Russia to hold off on energy price increases until summer to curb inflation
On Tuesday, the Duma's Budget Committee approved a further increase in tariffs for electricity, heat, and gas proposed by the Ministry of Economic Development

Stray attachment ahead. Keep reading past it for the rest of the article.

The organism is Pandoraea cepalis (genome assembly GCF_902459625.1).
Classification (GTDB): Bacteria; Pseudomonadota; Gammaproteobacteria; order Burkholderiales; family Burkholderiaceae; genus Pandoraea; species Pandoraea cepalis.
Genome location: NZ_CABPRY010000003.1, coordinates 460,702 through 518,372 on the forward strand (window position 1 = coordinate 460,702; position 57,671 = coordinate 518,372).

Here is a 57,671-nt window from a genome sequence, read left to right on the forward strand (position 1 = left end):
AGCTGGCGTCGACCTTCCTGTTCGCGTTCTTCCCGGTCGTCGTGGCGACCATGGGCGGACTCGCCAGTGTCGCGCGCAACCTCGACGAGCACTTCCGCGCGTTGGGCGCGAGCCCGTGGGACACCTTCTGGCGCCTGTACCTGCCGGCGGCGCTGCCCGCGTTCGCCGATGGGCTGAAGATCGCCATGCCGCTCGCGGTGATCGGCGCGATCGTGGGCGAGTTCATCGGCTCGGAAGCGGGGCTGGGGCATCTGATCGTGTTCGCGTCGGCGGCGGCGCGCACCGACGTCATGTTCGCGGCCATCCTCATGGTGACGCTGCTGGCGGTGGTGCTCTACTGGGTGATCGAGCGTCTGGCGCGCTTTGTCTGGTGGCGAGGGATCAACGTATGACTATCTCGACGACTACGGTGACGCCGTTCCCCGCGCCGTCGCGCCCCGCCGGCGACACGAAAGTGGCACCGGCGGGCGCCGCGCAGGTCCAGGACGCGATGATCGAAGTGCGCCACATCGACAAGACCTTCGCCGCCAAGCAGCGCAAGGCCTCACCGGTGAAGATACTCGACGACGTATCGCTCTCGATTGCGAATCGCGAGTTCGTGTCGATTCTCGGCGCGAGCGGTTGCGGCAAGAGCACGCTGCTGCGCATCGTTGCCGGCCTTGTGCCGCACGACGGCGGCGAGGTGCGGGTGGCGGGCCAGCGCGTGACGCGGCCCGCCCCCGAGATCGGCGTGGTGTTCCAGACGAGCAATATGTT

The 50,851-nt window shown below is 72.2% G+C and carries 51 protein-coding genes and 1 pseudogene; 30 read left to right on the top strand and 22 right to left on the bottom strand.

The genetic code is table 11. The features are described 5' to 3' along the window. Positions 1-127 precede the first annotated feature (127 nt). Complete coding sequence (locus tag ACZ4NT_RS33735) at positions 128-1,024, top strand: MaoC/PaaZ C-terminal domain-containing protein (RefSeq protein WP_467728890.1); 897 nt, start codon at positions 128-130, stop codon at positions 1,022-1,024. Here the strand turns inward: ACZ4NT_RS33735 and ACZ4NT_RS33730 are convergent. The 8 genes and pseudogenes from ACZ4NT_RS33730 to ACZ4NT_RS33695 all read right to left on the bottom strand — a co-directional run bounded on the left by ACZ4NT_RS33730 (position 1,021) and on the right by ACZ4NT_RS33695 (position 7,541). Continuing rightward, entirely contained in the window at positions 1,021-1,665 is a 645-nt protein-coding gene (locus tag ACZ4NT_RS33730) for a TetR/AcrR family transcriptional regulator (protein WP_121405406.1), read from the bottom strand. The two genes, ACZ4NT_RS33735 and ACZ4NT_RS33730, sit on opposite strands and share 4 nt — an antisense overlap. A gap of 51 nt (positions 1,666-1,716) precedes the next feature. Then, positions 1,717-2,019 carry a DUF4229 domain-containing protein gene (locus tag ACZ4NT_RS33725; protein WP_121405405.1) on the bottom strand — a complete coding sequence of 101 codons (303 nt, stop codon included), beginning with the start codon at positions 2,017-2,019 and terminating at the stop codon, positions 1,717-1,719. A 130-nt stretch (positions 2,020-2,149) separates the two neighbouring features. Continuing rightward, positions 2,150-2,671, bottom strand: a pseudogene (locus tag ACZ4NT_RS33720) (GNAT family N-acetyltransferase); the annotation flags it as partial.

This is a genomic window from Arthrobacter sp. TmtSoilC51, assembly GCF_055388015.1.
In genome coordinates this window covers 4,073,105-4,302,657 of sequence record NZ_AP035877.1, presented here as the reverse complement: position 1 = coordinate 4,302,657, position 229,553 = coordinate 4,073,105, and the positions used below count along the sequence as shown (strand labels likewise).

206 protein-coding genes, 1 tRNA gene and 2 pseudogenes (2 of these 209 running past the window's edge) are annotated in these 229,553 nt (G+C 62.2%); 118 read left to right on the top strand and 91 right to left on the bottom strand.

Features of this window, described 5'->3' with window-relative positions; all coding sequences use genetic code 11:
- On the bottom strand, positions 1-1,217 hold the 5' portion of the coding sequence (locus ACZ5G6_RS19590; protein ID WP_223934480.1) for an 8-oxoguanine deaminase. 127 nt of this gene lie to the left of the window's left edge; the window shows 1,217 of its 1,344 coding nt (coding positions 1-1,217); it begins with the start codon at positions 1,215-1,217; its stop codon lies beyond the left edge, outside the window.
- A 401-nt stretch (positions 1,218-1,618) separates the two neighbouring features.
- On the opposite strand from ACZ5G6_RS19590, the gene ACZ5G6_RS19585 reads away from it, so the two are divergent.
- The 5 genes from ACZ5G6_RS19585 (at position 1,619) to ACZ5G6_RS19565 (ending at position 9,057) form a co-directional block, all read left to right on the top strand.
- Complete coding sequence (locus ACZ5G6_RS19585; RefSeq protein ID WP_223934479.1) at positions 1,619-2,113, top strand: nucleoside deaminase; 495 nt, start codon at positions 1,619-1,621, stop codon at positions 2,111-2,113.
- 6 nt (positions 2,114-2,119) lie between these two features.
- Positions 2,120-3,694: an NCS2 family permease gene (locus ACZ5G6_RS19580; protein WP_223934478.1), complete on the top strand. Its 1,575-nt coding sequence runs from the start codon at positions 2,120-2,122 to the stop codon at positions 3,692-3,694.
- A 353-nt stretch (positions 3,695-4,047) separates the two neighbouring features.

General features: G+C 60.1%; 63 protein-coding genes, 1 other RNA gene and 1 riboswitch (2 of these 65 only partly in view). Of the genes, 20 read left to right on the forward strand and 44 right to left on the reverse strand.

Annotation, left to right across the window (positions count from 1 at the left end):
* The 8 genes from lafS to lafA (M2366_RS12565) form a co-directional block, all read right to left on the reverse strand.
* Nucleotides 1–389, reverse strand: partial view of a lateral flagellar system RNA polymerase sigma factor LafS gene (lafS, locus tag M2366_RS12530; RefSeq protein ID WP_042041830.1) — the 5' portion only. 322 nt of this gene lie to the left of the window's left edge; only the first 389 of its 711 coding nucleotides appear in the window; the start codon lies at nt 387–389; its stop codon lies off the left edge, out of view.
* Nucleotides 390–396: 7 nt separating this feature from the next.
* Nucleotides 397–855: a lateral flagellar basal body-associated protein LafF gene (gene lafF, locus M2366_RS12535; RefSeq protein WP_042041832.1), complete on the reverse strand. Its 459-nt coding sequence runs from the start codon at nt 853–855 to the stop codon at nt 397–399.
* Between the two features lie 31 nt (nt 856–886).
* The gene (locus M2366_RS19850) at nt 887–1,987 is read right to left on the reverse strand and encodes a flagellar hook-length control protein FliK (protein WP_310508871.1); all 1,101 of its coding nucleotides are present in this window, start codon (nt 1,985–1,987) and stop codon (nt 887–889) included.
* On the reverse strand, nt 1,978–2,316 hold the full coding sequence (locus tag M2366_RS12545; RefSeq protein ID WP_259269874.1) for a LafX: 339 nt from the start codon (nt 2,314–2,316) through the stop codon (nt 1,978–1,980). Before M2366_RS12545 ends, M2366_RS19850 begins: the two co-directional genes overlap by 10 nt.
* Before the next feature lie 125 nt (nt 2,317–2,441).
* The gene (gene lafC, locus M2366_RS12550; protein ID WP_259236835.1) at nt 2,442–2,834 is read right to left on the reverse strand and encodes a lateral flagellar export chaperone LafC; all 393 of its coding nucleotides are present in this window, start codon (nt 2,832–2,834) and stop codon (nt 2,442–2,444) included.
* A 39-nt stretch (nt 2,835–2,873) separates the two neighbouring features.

The price rise will come into force on July 1st giving consumers and manufacturers an extra six months to adapt to the tariff increase. Russian Prime Minister Vladimir Putin said that lower energy consumption in summertime will make the hikes milder than in January. "Gas prices will rise not more than 15%. The increase in electricity tariffs, including energy network, are in line with the inflation forecast, and all these changes will come into force not on January 1st 2012, but July 1st 2012, bearing in mind that the summer period is remarkably low for energy consumption… and consumers would better adapt to a higher tariff than on January 1st ,” he said.The decision will help to moderate inflation accelerated by regular tariff hikes by monopolies like Gazprom at the start of the year. Gazprom's domestic gas tariff will grow sharply by 15% from July 1st despite a previous plan for two-step growth, with 5% coming on January 1st and another 9.5% growth on April 1st. Above all, this implies a roughly 6% heat and electricity tariff growth target for 2012, with effect from July 1st. The only exception from the delay is Russian Railways, which is to see a January 1st hike, but only by 6%, accompanied by a one-billion-euro state subsidy.Peter Chankin and Artem Konchin, analysts at Unicredit Securities, see the move as negative for utilities sector equities with a focus on candidates’ promotion prior to the elections.“The decision significantly differs from our base case assumptions for the sector in 2012, and we would expect substantial pressure on share prices from the news. We see the tariff decision as a sign of the ruling elite's focus on the upcoming elections and a negative move for all utilities.”Chankin and Konchin added that the new tariff scenario put the brakes on companies’ financial results and narrows investment programs. “The decision confirms expected low tariffs for the distribution sector and creates a downside risk to the market's expectations of 15%- 17% tariff growth for Federal Grid. The generation business should see lower revenues in both the electricity and heat segments, driven by the delay in gas price growth and inflation-targeted tariffs, respectively,” they exploained. “Minister of Economic Development Elvira Nabiulina said that the decision should not have a significant impact on the operations of natural monopolies, but the investment programs of Federal Grid and MRSKs may see carry-forwards and extensions. For Federal Grid, assuming 6% tariff growth from July 1 (or a 3% full-year average) and holding all other things equal, this would imply a 29% cut to 2012 EBITDA and a 5% cut to our 12M TP. For RusHydro, assuming that lower gas price growth translates to just 6% growth in average free market electricity prices for the year would imply just a 5% cut to our 2012 EBITDA forecast and only a 0.5% cut to our TP. On the other hand, comments by Nabiulina and Prime Minister Putin clearly indicate that the long-term program of gas price increases remains intact and that the 2012 decision should be see as a one-off measure aimed at controlling inflation,” they added.